Unlike your hooka rig, he has to take the tank to an air fill station, in Singapore.

A problem that I have encountered with scuba tanks, is that the tanks have to be recently inspected and hydro tested, before they will fill them and each country seems to have different requirements, and they run out of date all too soon , and the worst part for me is that Singapore won’t allow the tanks on the public transport, that I use, here.


Douglas: Hi!

Yes, Zygote still uses the Bechem salt water-resistant grease. If we think we’re going to be in a marina for a month or so, the cook goes over the side and coats the prop with Bechem #2 grease. Works v well.

For longer periods in a marina or other high fouling area, Zygote uses the sockette/stockingette (aka ankle socks/candy socks or feet cut from pantihose etc) technique. First the cook greases the prop. Second, the cook slips one sockette on each of the prop blades. The cook’s assistant provides support during these operations, of course!

Bryozoans and other beasties colonise the surface of the sockette. But the sockette comes off a few seconds after the prop is spun. If the sockette is well colonised, it sinks and is difficult to recover. Uncolonised sockettes can sometimes be recovered and delivered to the terrestrial trash can. I prefer saturated pink or safety yellow coloured sockettes.

Yes, SCUBA tanks can be a hassle. Cumbersome beasts on board. I’ve seen one other cruiser use the ‘on dock’ technique with a SCUBA tank. In Scarborough Marina, two of the commercial guys who clean hulls use hookahs of bigger capacity than our Deck Snorkel - but they are landlubbers living in houses, not boats.

I strongly recommend the kevlar reinforced work gloves. They’re thin, so you have good tool feel compared to the usual diving gloves (but because they’re thin, they’re best in warm water). And resistant to cuts and penetration - which is their reason for being.



Thanks very much for that useful information, Bil. I emailed the manufacturer but have not yet heard back from them.

I am also aware of this information by reading different articles. The hookah system delivers air to divers below via hoses from a surface-supplied air compressor, rather than from scuba tanks. Another term for this technique is SSSA, which stands for Sport Surface-Supplied Compressed Air.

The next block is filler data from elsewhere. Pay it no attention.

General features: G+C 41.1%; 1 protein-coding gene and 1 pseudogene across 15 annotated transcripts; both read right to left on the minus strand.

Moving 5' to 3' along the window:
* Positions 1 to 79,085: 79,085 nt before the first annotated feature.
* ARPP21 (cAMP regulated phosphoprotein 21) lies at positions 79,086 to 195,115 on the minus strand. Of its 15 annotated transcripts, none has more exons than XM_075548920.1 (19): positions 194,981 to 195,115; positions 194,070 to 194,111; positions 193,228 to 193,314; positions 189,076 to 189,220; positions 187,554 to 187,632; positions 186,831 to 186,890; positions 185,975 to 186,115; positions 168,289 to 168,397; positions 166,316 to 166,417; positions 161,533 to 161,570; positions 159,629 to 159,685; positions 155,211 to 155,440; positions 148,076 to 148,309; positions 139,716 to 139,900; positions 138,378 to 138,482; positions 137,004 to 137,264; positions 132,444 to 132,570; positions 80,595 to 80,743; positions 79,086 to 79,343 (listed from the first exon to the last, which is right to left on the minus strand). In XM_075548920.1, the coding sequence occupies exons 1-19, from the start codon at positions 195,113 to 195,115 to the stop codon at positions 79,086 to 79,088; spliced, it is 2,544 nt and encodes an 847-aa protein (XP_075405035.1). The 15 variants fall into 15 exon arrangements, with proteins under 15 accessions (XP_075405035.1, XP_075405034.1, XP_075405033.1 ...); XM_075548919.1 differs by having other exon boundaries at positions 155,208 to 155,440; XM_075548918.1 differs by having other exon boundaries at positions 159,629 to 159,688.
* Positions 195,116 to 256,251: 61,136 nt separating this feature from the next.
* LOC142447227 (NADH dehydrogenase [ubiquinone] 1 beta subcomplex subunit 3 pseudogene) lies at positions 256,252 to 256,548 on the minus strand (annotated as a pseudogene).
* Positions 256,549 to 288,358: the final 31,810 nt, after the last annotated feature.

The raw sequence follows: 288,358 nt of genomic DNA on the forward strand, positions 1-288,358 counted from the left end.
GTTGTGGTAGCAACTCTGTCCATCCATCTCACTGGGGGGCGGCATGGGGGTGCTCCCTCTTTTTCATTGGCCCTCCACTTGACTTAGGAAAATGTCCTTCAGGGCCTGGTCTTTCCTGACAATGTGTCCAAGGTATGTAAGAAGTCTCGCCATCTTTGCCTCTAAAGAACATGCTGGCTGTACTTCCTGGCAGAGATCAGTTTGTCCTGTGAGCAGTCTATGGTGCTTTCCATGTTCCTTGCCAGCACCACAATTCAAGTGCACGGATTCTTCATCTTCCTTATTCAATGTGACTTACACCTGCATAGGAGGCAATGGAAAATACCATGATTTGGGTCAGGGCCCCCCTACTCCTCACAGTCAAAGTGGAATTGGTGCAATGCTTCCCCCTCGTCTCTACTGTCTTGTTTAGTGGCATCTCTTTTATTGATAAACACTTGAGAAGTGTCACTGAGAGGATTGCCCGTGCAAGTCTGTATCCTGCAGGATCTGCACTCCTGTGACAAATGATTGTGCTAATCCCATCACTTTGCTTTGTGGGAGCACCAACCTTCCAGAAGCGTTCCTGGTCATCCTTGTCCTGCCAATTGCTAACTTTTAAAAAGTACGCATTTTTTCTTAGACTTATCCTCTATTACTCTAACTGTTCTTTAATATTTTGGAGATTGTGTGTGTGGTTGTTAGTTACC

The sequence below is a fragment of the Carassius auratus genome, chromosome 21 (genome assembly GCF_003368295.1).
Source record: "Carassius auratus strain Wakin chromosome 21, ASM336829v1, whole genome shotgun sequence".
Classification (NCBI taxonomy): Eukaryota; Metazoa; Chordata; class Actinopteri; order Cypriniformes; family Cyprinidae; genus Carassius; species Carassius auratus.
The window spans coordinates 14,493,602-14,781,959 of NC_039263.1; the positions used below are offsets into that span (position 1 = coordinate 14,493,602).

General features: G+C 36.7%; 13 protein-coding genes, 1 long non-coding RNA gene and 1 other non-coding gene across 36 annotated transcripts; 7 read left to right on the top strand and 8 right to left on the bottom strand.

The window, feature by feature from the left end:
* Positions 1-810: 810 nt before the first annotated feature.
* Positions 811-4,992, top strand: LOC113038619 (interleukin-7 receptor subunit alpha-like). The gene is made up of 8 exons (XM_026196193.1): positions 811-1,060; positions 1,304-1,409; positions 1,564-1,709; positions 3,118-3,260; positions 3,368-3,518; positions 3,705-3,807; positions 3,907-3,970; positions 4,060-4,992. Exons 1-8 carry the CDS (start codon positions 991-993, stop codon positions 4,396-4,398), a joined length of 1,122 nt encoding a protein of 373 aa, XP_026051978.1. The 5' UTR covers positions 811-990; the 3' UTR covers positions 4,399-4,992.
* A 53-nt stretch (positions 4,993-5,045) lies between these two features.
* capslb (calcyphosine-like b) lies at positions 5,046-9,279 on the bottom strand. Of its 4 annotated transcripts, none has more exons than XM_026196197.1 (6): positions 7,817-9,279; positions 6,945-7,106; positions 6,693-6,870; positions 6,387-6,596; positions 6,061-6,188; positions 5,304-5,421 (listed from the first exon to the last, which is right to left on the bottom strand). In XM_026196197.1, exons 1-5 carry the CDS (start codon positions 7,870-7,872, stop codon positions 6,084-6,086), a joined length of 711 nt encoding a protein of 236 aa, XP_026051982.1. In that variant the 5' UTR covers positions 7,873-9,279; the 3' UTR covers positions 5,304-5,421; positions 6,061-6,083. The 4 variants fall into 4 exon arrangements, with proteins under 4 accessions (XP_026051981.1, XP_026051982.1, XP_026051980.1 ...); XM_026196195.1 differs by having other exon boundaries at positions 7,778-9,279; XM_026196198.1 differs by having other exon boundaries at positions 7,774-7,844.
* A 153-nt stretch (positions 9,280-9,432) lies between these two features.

Does anyone know the underwater square foot area or square meter area of a BCC and it’s rudder ?

I am asking the local yard to quote on an complete anti-foul paint job and would like to provide the square footage area .

BTW , just in case anyone needs to know , a crude oil spill entering a marina, and the oil getting on the gelcoat, will stain it permanently .


Douglas: Hi!

The wetted area is about 24 metres squared. I say ‘about’ because short of covering the hull with sheets of paper, which you painstakingly measure, it’s really difficult to get an exact figure.

Zygote has met two oil spills.

I guess that Calliste has met the spill from the collision of the cargo ships in the Singapore Strait, right?

Your hull is GRP with gelcoat on the outside, or have you had the hull painted?

For gelcoat, I recommend:

(1) application of the best industrial detergent you can get, as fast as possible. Some industrial detergents are made to be diluted with kerosene or water. The combination of detergent in kerosene works quite well.

(2) Polish the hull, to remove any chalked gel coat.

(3) Use oxalic acid (best applied in a thick paste), to oxidise/bleach the remaining oil stain.



Gosh , Bil , you are spot on ! That recent oil spill caused by a small support ship , ramming into a bulk crude oil carrier, right here in the Singapore Straits , was the cause for Calliste to be oil contaminated !

I am sorry to hear that BCC Zygote has met two other , oil spill events, but your information on how to handle them , is valad and invaluable !

Previous to this event, I thought that oil spills and their damage , only happened to other people and their boats , but now I know different.

We are in the midist of having the local oil spill damage asertained by a local marine surveyor , that was hired by the Tanker insurance company, “The Poluter, Pays” , as the saying goes !

Our boat Calliste was berthed in a marina and I will try to attach a photo , here .

This is the oil guck that hit us and our marina, in the middle of the night !

Our learning curve, about responsibility and “their” insurance is almost verticle, at the moment.

We have two sailboats that were affected , my wife Lang’s smaller keelboat and my BCC .

Maybe John Cole , can increase the catagories to include an “Insurance Claims” , title , or something like that ?

I will never forget your advice to me , to get insurance, while I am cruising these, foreign waters , that advice saved me and my boat , from the Tsunami Damage repair costs , occured, to my boat in Dec 2004 , here in S E Asia .

That advice , alone , was worth many, like $ 65,000.00 , thousands of dollars , to my cruising kitty.

Sooo Good On You , Mate !!! And A Big Thank You , for contribuiting , to this forum .